Lindell, I.V. *Heaviside Operational Rules Applicable to Electromagnetic Problems*. Progress in Electromagnetics Research, PIER 26 (2000), pp. 293-331, also found at http://ceta.mit.edu/PIER/pier26/11.9909172jp.Lindell.pdf. A comprehensive, highly mathematical collection of valid rules for Heaviside’s operator calculus along with their derivations.

Nahin, Paul J. **Oliver Heaviside: The Life, Work, and Times of an Electrical Genius of the Victorian Age**. Baltimore: Johns Hopkins University Press (1988). This is one of my favorite books of all time, a fascinating biography of Heaviside and his contemporaries and brimming with the controversies he engendered. It has a technical bent as well, as do all of Nahin’s excellent books.

January 5th, 2008 at 12:37 am

“computational observation” - hmmm I am quite intrigued. Nice discussion

January 13th, 2008 at 9:06 pm

There’s one other piece of the story. As you note, Laplace transforms replaced the Heaviside operational calculus. But there is yet another form, discovered/invented by Mikusinski, which is purely algebraic in nature. http://en.wikipedia.org/wiki/Jan_Mikusinski. He started with a ring of functions under two operations — pointwise addition and (Laplace) convolution. Then using a well-known theorem, he showed that this ring was in fact an integral domain — there are no zero divisors. Given an integral domain, he constructed a field in the same manner one constructs the rationals from the integers or rational functions as ratios of polynomials. I think the book is out of print now, but there are a few available on line.

Thank you for your comment, Ed—it makes a nice addendum to the essay! I had seen Mikusinski’s name when I was looking for references on Heaviside, but I didn’t pursue it. It’s also a fact that abstract algebra is not a strong suit of mine. I see that Mikusinski’s “Operational Calculus” is held by a local university library, and now I’m intrigued enough to retrieve the book and have a go at it. We’ll see.Again, thanks for describing Mikusinski’s achievement in “algebrising” differential equations. I’m continually amazed at how rich the mathematical experience really is, and how knowledgeable people are on sophisticated topics such as this. — Ron

April 10th, 2009 at 2:42 pm

Heaviside was the real man.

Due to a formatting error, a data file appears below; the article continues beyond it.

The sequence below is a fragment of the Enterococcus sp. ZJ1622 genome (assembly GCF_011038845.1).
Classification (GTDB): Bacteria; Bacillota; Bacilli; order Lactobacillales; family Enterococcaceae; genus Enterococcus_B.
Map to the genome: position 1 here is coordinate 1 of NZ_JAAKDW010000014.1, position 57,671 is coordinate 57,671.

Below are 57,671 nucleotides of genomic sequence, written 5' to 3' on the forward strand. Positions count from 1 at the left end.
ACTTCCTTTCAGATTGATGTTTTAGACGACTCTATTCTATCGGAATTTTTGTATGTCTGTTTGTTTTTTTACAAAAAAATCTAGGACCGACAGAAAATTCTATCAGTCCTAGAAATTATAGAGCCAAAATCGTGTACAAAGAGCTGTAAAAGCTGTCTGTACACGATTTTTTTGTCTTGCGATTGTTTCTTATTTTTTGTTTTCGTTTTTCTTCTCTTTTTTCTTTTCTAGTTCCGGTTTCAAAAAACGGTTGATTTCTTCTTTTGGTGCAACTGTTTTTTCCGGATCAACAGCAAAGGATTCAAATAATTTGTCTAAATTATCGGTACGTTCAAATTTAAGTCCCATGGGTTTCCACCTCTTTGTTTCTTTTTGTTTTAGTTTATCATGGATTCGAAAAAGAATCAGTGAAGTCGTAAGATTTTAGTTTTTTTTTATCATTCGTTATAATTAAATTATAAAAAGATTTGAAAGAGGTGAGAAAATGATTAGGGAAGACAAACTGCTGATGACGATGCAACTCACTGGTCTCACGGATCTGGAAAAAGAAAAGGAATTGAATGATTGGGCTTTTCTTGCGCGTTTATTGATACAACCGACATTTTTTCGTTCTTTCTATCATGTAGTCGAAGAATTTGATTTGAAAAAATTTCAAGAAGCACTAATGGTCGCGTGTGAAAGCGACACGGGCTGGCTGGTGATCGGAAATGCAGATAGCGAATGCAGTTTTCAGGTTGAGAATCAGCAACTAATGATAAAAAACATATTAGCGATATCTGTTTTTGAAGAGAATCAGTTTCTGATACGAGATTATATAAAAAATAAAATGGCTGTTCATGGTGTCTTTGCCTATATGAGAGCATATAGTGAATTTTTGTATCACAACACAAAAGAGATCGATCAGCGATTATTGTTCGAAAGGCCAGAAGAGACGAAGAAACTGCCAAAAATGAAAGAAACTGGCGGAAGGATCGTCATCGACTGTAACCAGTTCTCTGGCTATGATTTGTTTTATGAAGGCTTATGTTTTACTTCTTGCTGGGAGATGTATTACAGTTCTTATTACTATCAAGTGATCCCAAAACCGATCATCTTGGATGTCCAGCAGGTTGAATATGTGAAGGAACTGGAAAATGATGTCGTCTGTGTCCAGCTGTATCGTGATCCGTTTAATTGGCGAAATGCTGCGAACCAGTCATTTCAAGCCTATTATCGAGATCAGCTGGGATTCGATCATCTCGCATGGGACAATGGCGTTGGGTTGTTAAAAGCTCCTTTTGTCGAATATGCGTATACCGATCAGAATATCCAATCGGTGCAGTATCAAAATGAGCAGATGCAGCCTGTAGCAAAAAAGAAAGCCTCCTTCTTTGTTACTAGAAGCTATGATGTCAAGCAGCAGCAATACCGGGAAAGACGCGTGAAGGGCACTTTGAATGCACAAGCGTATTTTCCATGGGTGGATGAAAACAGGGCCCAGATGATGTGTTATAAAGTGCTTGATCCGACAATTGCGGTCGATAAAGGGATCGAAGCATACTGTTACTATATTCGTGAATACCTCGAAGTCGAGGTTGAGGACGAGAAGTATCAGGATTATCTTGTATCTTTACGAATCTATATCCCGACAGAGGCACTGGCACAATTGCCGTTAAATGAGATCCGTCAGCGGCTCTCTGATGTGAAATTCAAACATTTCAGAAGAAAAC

April 19th, 2009 at 9:20 pm

Can I please ask you to convert the equations to a more readable format? Plain text formulas don’t look very good.

This was one of my early essays. In later essays I started creating the equations in LaTeX or Word Equation Editor and inserting them as images, which is infinitely better, particularly considering what the Georgia font does to numbers, etc. When I get a chance I’ll redo these. Thanks for the suggestion–I had totally forgotten that this essay had equations rendered in text. Meanwhile, if you click on the link at the bottom of the essay for the printer-friendly PDF version, you will see that the equations are rendered much better in the Times New Roman font of that file.ps. also what the heck is with that anti-spam thing - do you really expect people to read that they have to add 80?…

The Wordpress Askimet plug-in has caught over 7,000 spam comments submitted to this blog over the last year or so. It was only a matter of time before spam got through their filter. So I started using a Wordpress anti-spam plug-in that required just the simple sum to be calculated, but it only slowed the spam mostly because, I guess, spambots worked around it. By modifying the plug-in code to require adding another value (chosen as 80) written in the text above the box, I’ve really reduced the spam that gets through to the Askimet filter. It’s also true that if an incorrect sum is submitted, a message appears reminding the commenter to add the 80. — RonApril 20th, 2009 at 6:42 am

“The best result of mathematics is to be able to do without it.”

– Oliver Heaviside

Many moons ago, I had this quotation neatly penned and displayed in my study area. I must have found it in a book or magazine (yeah, those days ;-). Right now, Google only finds it in 3 pages from a couple of sources, apparently in audio electronics circles.

It may be spurious, but it’s at least “bene trovato” … Any confirmation/source gratefully received.

I haven’t heard this quote, but Heaviside was prolific in writing letters as well as articles, so I’m not surprised that he might have written it and not surprised that I haven’t come across it. Sounds just like him, though. If I come across the source of the quote I’ll drop you an email. Thanks for sharing it. — RonJanuary 6th, 2010 at 9:32 am

[…] on the calendar here. When I discovered Ron Doerfler’s blog, I bookmarked his article on Oliver Heaviside to read later. (Heaviside was a pioneer in what was later called distribution theory, a way of […]